The Earth intercepts an average of 1370Wm-2 of solar radiation. That’s quite a lot… I’m surprised everyone doesn’t get more sunburnt.
I’m well into Chapter Four now, and we’re talking about energy exchange with regards to GMST (Global Mean Surface Temperature). Why does the GMST change? Well, it stays in a steady state when the energy gain equals the energy loss. When the energy gain increases, the GMST increases, and the energy loss begins to increase until a new, higher, GMST is reached.
And then the same happens when energy loss outdoes energy gain. A new lower GMST is reached.
You see, I think this is a fairly simple concept, but a lot of words are being used to explain it. The book uses an analogy – that of a leaky tank. Water is poured in at a constant rate, and leaks out. Eventually, the rate at which it leaks is equal to the rate at which it pours in. So the steady state is reached. Turn the tap on harder, and the level increases – and so does the leak rate – until they reach a state of equilibrium again.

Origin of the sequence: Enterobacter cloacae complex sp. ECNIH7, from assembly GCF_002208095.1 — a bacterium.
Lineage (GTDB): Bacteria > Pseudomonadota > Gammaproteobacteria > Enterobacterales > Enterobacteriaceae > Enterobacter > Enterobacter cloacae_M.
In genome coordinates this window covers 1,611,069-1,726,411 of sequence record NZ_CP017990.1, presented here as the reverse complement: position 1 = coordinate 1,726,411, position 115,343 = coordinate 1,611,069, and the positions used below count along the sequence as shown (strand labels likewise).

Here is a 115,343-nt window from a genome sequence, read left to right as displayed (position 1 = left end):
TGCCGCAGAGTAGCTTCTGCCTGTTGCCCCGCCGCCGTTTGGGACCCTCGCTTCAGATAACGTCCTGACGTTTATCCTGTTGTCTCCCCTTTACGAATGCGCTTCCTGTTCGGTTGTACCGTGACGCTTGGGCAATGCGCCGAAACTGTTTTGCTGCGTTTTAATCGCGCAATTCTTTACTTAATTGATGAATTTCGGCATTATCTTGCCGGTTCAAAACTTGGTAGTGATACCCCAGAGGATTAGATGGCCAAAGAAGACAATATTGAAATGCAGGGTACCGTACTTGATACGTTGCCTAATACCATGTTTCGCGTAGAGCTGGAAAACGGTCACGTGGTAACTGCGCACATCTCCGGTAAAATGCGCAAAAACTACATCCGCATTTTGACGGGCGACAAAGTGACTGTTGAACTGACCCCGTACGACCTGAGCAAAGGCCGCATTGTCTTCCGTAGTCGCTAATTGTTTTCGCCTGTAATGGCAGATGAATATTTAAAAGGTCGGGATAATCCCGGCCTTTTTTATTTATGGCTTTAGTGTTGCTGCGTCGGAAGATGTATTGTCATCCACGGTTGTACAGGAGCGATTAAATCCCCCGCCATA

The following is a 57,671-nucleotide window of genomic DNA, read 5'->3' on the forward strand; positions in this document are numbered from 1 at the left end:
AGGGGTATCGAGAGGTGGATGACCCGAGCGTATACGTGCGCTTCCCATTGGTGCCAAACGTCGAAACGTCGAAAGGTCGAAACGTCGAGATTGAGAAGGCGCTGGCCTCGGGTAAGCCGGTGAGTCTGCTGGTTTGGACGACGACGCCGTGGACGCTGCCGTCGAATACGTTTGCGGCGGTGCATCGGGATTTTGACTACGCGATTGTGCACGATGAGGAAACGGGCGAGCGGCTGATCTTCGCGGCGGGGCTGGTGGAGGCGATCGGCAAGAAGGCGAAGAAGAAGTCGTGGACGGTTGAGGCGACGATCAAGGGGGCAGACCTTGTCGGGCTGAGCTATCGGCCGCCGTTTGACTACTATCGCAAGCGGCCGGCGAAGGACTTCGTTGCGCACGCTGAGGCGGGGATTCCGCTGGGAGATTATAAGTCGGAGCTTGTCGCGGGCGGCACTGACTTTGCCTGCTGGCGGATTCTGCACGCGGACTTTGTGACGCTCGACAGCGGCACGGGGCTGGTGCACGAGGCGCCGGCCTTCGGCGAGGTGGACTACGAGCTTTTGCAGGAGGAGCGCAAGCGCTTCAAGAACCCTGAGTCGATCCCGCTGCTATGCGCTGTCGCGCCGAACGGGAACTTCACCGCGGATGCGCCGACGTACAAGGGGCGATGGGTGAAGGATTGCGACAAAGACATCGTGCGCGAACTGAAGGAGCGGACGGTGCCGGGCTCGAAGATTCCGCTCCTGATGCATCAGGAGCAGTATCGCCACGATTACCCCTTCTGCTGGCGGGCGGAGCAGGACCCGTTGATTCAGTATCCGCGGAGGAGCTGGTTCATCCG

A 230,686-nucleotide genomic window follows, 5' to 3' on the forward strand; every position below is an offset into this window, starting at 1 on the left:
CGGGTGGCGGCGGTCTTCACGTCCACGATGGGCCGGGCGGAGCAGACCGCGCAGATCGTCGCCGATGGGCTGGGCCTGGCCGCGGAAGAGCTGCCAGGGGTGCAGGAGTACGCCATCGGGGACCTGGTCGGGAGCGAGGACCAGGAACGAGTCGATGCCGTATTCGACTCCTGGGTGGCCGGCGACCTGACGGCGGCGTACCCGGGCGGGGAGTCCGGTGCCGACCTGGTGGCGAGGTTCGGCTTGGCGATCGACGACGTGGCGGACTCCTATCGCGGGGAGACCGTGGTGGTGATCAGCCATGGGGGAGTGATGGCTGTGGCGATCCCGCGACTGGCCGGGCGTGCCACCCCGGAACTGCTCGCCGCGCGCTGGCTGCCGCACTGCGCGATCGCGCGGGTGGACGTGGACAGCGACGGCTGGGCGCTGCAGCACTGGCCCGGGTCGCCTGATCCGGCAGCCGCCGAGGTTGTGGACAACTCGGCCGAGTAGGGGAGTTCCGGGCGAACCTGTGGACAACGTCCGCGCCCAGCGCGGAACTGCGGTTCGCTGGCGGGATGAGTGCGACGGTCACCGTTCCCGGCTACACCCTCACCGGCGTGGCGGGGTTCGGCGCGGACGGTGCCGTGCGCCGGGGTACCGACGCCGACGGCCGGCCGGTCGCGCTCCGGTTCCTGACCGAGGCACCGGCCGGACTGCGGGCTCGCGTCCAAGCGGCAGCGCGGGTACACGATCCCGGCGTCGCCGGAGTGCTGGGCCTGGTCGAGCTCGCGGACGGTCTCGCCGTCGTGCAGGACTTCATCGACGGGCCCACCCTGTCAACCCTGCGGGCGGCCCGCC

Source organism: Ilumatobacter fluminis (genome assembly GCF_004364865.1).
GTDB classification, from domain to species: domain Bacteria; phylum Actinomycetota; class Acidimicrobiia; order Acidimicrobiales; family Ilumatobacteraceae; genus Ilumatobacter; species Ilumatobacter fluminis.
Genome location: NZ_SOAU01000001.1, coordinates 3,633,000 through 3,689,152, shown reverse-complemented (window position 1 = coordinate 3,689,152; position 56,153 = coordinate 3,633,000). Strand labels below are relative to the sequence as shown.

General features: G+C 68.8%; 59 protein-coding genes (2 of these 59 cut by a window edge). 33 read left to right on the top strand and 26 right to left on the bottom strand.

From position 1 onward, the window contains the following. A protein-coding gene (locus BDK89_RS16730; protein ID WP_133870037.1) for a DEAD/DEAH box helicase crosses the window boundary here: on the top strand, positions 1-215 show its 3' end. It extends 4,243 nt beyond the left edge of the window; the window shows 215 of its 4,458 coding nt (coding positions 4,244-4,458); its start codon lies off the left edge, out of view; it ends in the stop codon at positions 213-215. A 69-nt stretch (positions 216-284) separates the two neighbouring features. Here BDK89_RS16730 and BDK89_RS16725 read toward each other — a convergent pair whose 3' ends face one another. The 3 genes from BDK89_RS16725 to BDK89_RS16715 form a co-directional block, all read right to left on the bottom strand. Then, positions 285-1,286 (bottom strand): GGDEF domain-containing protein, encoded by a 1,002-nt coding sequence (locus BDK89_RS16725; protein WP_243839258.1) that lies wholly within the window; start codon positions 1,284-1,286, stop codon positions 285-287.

Are you still awake?
We are on to solar radiation now, though, and it’s all a little more interesting. I understand that they have to explain absolutely everything very clearly and precisely, but it does make it rather long-winded… I can’t fault the clarity of presentation though.
I really am impressed with the course so far; I am looking forward to more challenging subject matter though. And I’m still formulating my opinions on global warming itself…
OH! And – I’m terribly excited, because I have just booked tickets for Himself and myself to go and see Professor Brian Cox and Ben Goldacre, Simon Singh and Robin Ince at their show: Uncaged Monkeys in Birmingham in May!
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